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Copyright in Great Britain and Ireland, and the Colonies.

(First Published in London during the Author's residence in the British Dominions.)

N O TE S

CRITICAL, EXPLANATORY, AND PRACTICAL,

ON THE

BOOK OF PSALMS.

BY

ALBERT BARNES.

IN THREE VOLUMES.

VOL. II.

LONDON:
Printed and published by EDWARD KNIGHT, 90, Bartholomew Close;

SOLD BY

HAMILTON, ADAMS, & CO., PATERNOSTER ROW.

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ENTERED AT STATIONERS' HALL.

THE BOOK OF PSALMS.

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poem

PSALM XLII. The title of this psalm is, “To the chief Musician, Maschil, for the sons of Korah.” On the phrase "To the chief Musician," see Notes on the title to Ps. ir. On the term Maschil, see Notes on the title to Ps. xxxii. This title is prefixed to eleven psalms. It properly means, as in the margin, giving instruction. But why such a title was prefixed to these psalms rather than to others is unknown. So far as appears, the title, in that sense, would be applicable to many other psalms as well as to these, whether understood in the signification of "giving instruction" in general, or of “giving instruc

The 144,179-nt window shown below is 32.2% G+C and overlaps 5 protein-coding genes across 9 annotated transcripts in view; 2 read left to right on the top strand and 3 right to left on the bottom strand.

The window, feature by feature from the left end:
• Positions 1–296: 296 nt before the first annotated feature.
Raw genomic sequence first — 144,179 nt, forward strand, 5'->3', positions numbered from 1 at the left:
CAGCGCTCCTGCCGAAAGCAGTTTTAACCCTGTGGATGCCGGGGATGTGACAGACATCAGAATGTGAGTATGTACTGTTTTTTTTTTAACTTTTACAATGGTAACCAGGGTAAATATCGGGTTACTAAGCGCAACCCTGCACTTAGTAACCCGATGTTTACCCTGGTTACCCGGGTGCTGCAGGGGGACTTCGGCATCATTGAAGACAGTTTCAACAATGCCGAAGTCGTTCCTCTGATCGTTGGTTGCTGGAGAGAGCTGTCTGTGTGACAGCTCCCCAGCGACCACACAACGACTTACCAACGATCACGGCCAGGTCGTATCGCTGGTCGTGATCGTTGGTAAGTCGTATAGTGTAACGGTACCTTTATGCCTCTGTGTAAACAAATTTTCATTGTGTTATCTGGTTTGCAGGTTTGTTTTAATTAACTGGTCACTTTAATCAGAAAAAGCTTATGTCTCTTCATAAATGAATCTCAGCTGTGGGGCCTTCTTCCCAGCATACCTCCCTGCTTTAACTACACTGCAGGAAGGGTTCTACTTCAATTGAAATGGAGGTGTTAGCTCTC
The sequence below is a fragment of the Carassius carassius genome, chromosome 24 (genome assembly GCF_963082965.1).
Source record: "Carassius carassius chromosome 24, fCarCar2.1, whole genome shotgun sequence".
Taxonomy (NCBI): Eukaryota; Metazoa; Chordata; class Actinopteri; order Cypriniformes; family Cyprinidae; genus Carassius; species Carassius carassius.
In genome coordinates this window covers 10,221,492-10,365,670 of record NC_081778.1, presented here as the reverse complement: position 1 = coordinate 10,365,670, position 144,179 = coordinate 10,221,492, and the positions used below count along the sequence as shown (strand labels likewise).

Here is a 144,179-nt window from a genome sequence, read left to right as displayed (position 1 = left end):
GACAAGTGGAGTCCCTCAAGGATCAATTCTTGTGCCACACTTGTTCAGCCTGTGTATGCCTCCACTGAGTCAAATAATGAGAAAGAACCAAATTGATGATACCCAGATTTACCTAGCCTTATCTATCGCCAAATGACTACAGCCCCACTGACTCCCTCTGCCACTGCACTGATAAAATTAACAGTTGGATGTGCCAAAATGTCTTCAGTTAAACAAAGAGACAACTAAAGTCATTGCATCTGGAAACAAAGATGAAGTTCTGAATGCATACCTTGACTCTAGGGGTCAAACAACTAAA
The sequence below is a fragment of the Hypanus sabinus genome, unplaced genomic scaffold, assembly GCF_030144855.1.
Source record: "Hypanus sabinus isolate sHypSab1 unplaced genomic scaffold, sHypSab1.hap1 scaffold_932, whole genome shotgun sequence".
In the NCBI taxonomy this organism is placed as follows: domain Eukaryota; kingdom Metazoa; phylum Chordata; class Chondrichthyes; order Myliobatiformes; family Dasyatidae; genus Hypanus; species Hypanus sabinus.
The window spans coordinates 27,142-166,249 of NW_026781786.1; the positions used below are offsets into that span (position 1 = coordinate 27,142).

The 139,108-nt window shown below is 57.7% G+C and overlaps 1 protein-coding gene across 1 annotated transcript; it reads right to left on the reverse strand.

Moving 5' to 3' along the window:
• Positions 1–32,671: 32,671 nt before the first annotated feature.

on any particular subject. It is not easy to give an account of the origin of such titles long after the occasion for affixing them has passed away. The phrase “ for the sons of Korah” is rendered in the margin“ of the sons,” etc. The Hebrew may mean for the sons of Korah; of the sons of Korah; or to the sons of Korah, as it is here rendered by Prof. Alexander. The LXX. render the title “ For the end---eis TÒ TÉAOS :- for understanding, eis ouveow : - to the sons of Kore, roîs vioîs Kope." So the Latin Vulgate. De Wette renders it, “A of the sons of Korah.". The psalms to which this title is prefixed are the xlii., xliv., xlv., xlvi., xlvii., xlviii., xlix., lxxxiv., lxxxv., lxxxvii., lxxxvii. So far as the title is concerned, may mean either that the psalms were dedicated to them, or that they were submitted to them for arranging the music; or that they were designed to be employed by them as leaders of the music; or that they were the authors of these psalms, that is, that the psalms thus indicated emanated from their body, or were composed by one of their number. Which of these is the true idea must be determined, if determined at all, from some other source than the mere title. The sons of Korah were a family of Levitical singers. Korah was a greatgrandson of Levi (Num. xvi. 1). He was united with Dathan and Abiram in opposition to Moses, and was the leader of the conspiracy, Num. xvi. 2; Jude 11. Korah had three sons, Assir, Elkanah, and Abiasaph (Ex. vi. 24); and of their descendants David selected a number to preside over the music of the sanctuary, 1 Chron. vi. 22, 23, 31; and they continued in this service until the time of Jehoshaphat, 2 Chron. xx. 19. One of the most eminent of the descendants of Korah, who was employed especially in the musical service of the sanctuary, was Heman: 1 Chron. vi. 33, “ of the sons of the Kohathites ; Heman, a singer.” The sons of Heman were appointed by David, in connexion with the sons of Asaph, and of Jeduthun, to preside over the music: 1 Chron. xxv. 1, 4, 6; 2 Chron. v. 12; xxix. '14; xxxv. 15. See Notes on the title to Ps. xxxix. The general appellation, the “sons of Korah,” seems to have been given to this company or class of singers. Their office was to preside over the music of the sanctuary; to arrange tunes for the music; to distribute the parts; and possibly to furnish compositions for that service. Whether, however, they actually composed any of the psalms is uncertain. It would seem that the usual custom was for the author of a psalm or hymn designed for public service to deliver it, when composed, into the hands of these leaders of the music, to be employed by them in the public devotions of the people. Thus, in 1 Chron. xvi. 7, it is said, “Then on that day David delivered first this psalm, to thank the Lord, into the hand of Asaph and his brethren.Comp. 2 Chron. xxix. 30. See also Notes on the title of Ps. 1.